How K-Net and Atlantic Canada's First Nation Help Desk are Using Videoconferencing for Community Development

  • Mary Milliken
  • Susan O'Donnell
  • Elizabeth Gorman
Keywords: Access, Community Information, Community Service Delivery, Community Economic Development,

Abstract

K-Net, Keewaytinook Okimakanak (KO) in Sioux Lookout, Ontario, Atlantic Canada’s First Nation Help Desk in Membertou, Cape Breton, Nova Scotia, and the First Nation Education Council in Wendake, Quebec initially set up videoconferencing networks for educational and health purposes. Since the mid-90s, the applications, reach and scope of these communication networks has expanded to include cultural, social, and community development activities. Interviews with the technical and administrative staff reveal how the relationship-building approach taken by of K-Net and Atlantic Canada’s First Nation Help Desk supports community development in the First Nations communities they serve.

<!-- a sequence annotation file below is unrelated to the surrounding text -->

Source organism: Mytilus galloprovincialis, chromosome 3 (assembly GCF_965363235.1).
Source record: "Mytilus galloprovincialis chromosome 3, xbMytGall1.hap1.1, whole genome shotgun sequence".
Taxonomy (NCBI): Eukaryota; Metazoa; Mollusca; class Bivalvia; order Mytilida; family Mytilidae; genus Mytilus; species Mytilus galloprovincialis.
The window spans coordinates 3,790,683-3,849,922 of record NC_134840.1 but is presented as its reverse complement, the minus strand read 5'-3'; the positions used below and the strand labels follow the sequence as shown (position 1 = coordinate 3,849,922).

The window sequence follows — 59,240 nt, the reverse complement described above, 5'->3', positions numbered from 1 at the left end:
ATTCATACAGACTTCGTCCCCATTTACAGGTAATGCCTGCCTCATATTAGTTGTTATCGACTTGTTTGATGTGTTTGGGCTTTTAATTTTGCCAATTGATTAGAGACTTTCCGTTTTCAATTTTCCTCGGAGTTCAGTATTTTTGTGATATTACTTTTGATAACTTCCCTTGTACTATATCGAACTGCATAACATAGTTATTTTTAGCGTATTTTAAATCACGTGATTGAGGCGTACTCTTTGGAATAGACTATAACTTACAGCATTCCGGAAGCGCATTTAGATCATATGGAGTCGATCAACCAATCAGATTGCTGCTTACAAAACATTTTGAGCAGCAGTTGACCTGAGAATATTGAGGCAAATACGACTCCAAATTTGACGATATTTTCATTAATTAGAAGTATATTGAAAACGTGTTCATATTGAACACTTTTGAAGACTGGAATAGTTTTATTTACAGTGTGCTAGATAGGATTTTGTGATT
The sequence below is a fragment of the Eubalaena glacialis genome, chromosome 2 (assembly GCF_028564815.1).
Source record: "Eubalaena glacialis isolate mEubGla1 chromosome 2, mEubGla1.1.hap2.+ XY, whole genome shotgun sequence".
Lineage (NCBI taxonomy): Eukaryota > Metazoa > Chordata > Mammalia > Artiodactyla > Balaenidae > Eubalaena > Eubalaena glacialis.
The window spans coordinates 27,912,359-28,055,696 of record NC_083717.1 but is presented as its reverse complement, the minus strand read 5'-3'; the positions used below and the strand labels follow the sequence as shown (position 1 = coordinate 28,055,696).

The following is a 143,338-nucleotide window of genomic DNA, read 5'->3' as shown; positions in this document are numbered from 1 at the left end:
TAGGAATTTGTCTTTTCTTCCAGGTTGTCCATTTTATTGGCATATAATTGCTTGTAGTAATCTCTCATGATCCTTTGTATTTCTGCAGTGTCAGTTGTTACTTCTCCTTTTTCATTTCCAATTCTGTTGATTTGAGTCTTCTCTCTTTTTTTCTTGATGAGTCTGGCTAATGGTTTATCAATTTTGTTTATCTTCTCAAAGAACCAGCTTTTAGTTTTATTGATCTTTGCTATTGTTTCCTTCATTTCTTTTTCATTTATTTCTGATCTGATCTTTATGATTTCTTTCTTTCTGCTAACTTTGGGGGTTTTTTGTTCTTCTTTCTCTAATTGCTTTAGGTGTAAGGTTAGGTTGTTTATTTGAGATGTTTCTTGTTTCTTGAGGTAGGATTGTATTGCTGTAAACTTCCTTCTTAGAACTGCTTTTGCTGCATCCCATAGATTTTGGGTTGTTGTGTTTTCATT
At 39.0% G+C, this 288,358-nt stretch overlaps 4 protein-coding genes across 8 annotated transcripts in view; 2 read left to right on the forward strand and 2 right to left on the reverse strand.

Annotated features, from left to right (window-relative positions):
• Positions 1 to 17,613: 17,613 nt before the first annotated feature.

Published
2009-12-09
How to Cite
Milliken, M., O’Donnell, S., & Gorman, E. (2009). How K-Net and Atlantic Canada’s First Nation Help Desk are Using Videoconferencing for Community Development. The Journal of Community Informatics, 5(2). Retrieved from http://ci-journal.net/index.php/ciej/article/view/544